2024 Super Bowl Ads: Winners & Losers
Chase Koeneke | Associate Creative Director

Another Super Bowl is in the books. Congrats to Patrick Mahomes, Taylor Swift, Usher’s bare chest and everyone in St. Louis who used to be Rams fans yet then switched allegiance to the Chiefs once Stan Kroenke rode his Rams out of town (by the way—my last name? Koeneke, no relation. Don’t lump me in with that guy).

But The Big Game™ is also a big deal for those of us in the advertising industry. And as a creative, I’m contractually obligated to share my opinions on the ads we got this year, just as Post Malone was contractually obligated to drink that Bud Light last night. Get that bag, Posty!

So without further ado, here are my winners and losers from the ads of Super Bowl LVIII.

WINNER: All of Us

For not having to endure any more garbage cryptocurrency ads. Sorry crypto bros, but we’re thankfully back to hocking real products again, and I couldn’t be happier.

LOSER: Celebrity Stunt Casting

I get it. Why take a big swing when you can just throw the two guys from Suits in for a cameo and call it a day? We saw a lot of very safe ads this year, and while many celebrity appearances made me smile (Aubrey Plaza for Mountain Dew, Christopher Walken for BMW, everyone for Paramount+), very few had much in the way of substance or a real reason for being there. I can’t think of any specific celebrity spots that were terrible, I just think we can do a little better.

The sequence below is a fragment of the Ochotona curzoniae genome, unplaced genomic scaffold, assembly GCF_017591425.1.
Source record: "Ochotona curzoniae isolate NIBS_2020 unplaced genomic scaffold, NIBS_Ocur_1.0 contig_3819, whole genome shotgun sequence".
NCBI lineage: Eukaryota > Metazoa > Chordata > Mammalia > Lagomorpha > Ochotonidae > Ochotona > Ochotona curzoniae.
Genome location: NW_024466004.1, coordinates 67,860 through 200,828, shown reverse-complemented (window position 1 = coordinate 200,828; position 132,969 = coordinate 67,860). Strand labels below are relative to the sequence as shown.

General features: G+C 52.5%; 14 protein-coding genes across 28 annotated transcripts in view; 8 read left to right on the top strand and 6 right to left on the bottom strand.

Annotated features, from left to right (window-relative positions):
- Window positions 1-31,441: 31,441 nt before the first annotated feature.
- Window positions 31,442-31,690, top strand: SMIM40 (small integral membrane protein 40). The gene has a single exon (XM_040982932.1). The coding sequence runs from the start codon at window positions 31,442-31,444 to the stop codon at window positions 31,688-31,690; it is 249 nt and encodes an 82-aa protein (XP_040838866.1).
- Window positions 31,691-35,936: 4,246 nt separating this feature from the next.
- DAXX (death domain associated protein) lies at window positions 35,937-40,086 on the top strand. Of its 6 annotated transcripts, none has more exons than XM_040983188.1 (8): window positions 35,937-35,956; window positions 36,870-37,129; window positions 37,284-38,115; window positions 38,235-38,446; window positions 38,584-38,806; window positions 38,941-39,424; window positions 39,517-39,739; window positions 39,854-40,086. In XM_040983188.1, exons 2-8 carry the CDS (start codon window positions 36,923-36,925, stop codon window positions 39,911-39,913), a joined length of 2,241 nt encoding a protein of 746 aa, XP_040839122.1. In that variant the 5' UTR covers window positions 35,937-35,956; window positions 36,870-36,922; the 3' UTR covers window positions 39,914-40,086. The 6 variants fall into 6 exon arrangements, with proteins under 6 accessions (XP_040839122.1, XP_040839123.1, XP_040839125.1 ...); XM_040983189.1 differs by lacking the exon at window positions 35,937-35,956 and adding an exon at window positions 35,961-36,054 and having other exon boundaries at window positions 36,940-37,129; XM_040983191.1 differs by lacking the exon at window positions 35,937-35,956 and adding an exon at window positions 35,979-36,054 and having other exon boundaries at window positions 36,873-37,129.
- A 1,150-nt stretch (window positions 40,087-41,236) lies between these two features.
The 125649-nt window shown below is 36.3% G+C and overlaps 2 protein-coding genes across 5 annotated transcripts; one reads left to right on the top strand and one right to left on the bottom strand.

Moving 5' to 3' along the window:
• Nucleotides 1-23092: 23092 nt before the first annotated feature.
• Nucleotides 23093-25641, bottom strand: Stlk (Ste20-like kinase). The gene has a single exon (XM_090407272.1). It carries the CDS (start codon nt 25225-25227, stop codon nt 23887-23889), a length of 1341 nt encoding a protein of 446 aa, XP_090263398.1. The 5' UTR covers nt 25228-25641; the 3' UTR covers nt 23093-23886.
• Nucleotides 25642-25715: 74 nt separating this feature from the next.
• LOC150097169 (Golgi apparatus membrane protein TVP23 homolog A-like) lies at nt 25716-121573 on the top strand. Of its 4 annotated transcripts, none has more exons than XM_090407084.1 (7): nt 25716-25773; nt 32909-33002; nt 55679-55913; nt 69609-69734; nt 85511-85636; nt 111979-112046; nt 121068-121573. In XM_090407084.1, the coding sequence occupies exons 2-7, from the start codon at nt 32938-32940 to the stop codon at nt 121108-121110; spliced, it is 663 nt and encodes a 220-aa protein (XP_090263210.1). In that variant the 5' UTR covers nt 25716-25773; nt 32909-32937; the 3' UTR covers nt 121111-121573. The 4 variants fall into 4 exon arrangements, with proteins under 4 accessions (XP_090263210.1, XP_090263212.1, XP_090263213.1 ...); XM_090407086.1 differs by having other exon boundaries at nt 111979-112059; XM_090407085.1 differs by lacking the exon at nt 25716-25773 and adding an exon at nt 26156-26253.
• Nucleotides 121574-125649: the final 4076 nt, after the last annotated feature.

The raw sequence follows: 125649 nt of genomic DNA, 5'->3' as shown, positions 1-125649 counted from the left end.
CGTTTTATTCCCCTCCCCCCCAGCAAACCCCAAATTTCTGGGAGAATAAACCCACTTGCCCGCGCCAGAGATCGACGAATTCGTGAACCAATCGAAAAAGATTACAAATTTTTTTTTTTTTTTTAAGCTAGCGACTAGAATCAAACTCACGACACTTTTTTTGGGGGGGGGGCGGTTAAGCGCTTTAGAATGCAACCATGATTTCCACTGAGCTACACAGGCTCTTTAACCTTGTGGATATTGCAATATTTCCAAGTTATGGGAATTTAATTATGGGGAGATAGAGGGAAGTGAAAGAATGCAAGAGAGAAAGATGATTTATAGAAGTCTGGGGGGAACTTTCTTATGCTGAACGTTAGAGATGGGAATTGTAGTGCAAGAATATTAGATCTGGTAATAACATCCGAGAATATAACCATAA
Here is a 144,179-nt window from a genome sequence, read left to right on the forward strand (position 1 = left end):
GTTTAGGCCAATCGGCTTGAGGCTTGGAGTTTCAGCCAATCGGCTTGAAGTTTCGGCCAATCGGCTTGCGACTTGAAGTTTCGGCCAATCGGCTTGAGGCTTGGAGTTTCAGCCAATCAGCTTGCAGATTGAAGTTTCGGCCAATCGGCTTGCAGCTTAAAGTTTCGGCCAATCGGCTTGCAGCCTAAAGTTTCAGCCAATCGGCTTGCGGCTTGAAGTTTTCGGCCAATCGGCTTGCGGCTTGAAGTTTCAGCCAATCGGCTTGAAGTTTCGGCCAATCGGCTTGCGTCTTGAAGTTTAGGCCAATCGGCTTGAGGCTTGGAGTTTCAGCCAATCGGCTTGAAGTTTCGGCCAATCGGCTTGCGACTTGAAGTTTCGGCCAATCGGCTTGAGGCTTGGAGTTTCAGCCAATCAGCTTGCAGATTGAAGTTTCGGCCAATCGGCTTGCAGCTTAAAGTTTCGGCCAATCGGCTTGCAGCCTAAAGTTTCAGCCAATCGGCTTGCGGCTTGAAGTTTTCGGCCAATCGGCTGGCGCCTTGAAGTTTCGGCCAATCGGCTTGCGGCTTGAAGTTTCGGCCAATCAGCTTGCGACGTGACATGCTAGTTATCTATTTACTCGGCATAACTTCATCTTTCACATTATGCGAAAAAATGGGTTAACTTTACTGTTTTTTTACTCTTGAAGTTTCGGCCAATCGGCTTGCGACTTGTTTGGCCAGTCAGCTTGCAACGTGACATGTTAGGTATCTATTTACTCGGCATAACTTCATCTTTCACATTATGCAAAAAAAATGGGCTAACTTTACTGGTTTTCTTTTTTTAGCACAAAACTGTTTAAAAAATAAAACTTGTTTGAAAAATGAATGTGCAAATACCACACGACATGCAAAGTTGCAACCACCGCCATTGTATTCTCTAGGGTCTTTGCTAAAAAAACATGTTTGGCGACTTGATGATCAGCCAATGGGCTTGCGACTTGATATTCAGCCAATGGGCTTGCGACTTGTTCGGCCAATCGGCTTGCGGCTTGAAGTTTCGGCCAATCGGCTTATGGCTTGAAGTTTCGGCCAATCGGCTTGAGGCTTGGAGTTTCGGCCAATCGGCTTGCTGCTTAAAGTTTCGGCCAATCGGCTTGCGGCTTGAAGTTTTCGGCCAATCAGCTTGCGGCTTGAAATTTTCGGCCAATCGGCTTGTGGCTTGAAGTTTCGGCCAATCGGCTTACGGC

WINNER: Skechers – Slip-Ins

This is what I’m talking about. This is a great use of celebrity. Playing really nicely on the Mandela Effect of Skechers being misspelled, we bring in Mr. T to provide a laugh, say his catchphrase and, most importantly, show off the actual product you’re trying to sell. I’m sure our #1 Mr. T fan—Elasticity partner Aaron Perlut—was very pleased. 

LOSER: Microsoft – Copilot

Gag me. Look, if you want to be creative, you don’t need an AI trained on a bunch of stolen content to do it for you. That’s…the opposite of being creative. There are legitimate uses for machine learning assistants, but generating shitty concepts for your light-up auto mechanic sign is not one of them. Hard pass.

WINNER: Kawasaki – Ridge

The best “dudes rock” spot of the bunch. There is a hint of celebrity stunt casting with Stone Cold Steve Austin, but he’s 1) a very on-brand celebrity for Kawasaki and 2) a single throwaway joke in a much larger ad. The premise is instantly understood, to the point where the ad just lets it breathe by showing off all the things you can do with a Ridge before hitting you with the line you know is coming. Sometimes, the obvious play is the best play, and Kawasaki executed it to perfection.


I’m of two minds here. On one hand, you definitely remember the Temu ad. They played it about a billion times during the game, and it features an earworm jingle that will live in the annals next to Baby Shark. So, kudos on that – brand recognition achieved. But the rest of the ad is cheap and bad. Some real mobile game drivel vibes from the visuals, not to mention Temu is just kind of a crap service. Shopping “like a billionaire” is definitely not how I’d describe the Temu experience, so the concept rings hollow.